SOUTH BEND, Ind. — DeShone Kizer completed 22 of 37 passes for 381 yards with two touchdowns and an interception, and rushed 11 times for 60 yards with one touchdown and a fumble. Are those perfect numbers? No, especially not with the two turnovers.
But the Kizer-led offense found the end zone five times Saturday against a Duke team that scored 13 and 14 points in its last two games. Even so, coach Brian Kelly said Kizer had a “below standard” game in Notre Dame’s 38-35 loss to Duke.
“It’s not acceptable, his play,” Kelly said.
While Kelly has said he won’t pin Notre Dame’s chances of winning on the redshirt sophomore quarterback, it’s clear Kizer is going to have to do almost all of the work to pull Notre Dame out of its September tailspin. For the second consecutive week, Notre Dame made mistakes on special teams and defense, and Kizer fell just short of neutralizing and overcoming those shortcomings.
So by the standard of needing Kizer to be close to perfect for Notre Dame to win games, yeah, he was below it.
“We're always held to a higher standard,” Kizer said. “What he (Kelly) comes in and tells the media is one thing, but we understand that in order for to us win football games we're going to have to come out with a fire and a sense of urgency, the thing that's he's been preaching all week.”
Kizer’s inexplicable fumble — he lost the ball when he turned after taking a snap deep in Notre Dame territory — led to Duke taking its first lead of the game midway through the second quarter. His interception came on a third-and-long arm-punt from the Irish end zone, which allowed Duke to drive 44 yards for the game-winning field goal (the Blue Devils probably would’ve had similar field position had Notre Dame punted, though).
And down three with 84 seconds remaining, Kizer threw incomplete on fourth-and-three from the Irish 44 to effectively end the game. Duke took a knee and erupted in a rapturous celebration that was in stark contrast to the stunned, dour mood on the Irish sideline and in the stands at Notre Dame Stadium.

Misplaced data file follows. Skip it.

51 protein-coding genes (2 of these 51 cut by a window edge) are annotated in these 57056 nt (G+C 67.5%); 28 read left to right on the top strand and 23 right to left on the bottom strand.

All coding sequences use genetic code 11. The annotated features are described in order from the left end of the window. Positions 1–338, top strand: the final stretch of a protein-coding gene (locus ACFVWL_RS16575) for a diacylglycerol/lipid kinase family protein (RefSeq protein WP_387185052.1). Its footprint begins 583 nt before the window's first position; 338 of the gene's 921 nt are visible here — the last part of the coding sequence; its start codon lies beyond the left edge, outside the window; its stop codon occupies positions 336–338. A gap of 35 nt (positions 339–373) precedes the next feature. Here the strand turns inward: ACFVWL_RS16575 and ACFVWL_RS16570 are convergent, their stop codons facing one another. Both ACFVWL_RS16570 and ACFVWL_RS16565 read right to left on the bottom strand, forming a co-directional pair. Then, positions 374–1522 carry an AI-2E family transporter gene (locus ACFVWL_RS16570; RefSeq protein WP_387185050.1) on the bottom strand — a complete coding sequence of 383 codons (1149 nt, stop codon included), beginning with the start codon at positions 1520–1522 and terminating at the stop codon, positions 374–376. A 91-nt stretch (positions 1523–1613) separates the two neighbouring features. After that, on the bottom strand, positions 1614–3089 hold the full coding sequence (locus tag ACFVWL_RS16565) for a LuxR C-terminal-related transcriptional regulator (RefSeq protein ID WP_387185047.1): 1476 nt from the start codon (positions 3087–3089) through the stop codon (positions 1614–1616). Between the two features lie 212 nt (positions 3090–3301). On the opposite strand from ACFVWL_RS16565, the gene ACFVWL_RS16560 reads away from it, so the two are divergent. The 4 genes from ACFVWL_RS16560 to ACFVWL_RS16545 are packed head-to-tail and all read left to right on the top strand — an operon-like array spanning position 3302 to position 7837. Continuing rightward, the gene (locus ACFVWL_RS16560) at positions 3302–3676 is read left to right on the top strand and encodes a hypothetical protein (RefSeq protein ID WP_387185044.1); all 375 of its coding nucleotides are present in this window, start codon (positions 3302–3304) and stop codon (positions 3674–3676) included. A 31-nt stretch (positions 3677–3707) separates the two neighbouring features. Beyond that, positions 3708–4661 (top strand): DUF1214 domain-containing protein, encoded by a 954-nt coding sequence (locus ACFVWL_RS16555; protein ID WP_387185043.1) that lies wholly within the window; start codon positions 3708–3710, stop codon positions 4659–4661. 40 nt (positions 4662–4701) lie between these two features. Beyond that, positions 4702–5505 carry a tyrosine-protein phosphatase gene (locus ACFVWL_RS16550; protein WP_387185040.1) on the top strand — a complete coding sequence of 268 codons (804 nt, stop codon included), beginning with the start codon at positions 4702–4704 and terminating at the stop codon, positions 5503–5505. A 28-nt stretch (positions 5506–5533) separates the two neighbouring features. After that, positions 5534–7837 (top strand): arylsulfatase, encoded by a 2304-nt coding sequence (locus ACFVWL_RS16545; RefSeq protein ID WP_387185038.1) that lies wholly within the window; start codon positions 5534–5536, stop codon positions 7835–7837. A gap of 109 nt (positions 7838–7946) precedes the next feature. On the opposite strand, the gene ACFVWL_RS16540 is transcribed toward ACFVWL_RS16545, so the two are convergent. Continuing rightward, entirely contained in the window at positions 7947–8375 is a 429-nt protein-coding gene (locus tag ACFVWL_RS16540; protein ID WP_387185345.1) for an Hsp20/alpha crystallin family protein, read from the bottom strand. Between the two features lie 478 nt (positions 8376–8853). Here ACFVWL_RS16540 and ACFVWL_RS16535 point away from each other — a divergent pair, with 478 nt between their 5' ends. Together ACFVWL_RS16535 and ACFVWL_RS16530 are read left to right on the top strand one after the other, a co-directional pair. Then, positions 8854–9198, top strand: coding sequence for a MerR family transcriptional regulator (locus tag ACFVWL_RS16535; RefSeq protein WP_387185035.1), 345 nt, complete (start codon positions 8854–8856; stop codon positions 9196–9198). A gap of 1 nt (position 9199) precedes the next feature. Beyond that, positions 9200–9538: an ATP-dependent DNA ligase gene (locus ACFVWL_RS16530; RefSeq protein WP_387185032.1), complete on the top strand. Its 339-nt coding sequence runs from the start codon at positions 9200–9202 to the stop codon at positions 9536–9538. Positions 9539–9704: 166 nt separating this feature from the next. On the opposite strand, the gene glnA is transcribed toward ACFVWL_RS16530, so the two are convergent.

In addition to Kizer’s two turnovers, sophomore receiver Equanimeous St. Brown lost a fumble in Duke territory in the third quarter.
“There's not a lot of things to really point out other than the obvious, three turnovers,” Kelly said. “All of them impacted the game.”
Notre Dame’s defense allowed 38 points to a Duke team that scored a combined 27 in losses to Wake Forest and Northwestern, and the Blue Devils averaged 6.7 yards per play after entering Saturday averaging 4.8 yards per play against FBS teams, which ranked 98th. And just as was the case against Texas and Michigan State, there was a spurt in which the Irish defense did enough to put the offense in a position to take control of the game before coughing up a few points (in this case, 10, courtesy of Devin Studstill’s missed tackle on a 64-yard touchdown and Duke’s game-winning field goal).
Couple those persistent defensive issues with another special teams gaffe — this time, it was allowing a 96-yard kick return up 14-0 that swung momentum in Duke’s favor — and Kizer and Notre Dame’s offense were once again asked to be nearly perfect. They weren’t. And now Notre Dame is 1-3, Kelly is threatening to take the redshirt off Brandon Wimbush (which would be a mind-numbingly extreme measure) and Kizer is again left searching for answers after delivering plenty of them on Saturday.
“I think my mentality and my poise is something that this team isn't benefiting from,” Kizer said. “I’m going to have to be more verbal, I'm going to have to make sure that I take my job and put a little more effort into it, in the sense of the energy side of things. Guys are going to go out there and feed off of me and I need to make sure that I have the energy that it takes for all 11 guys to go out and play well, not just myself.”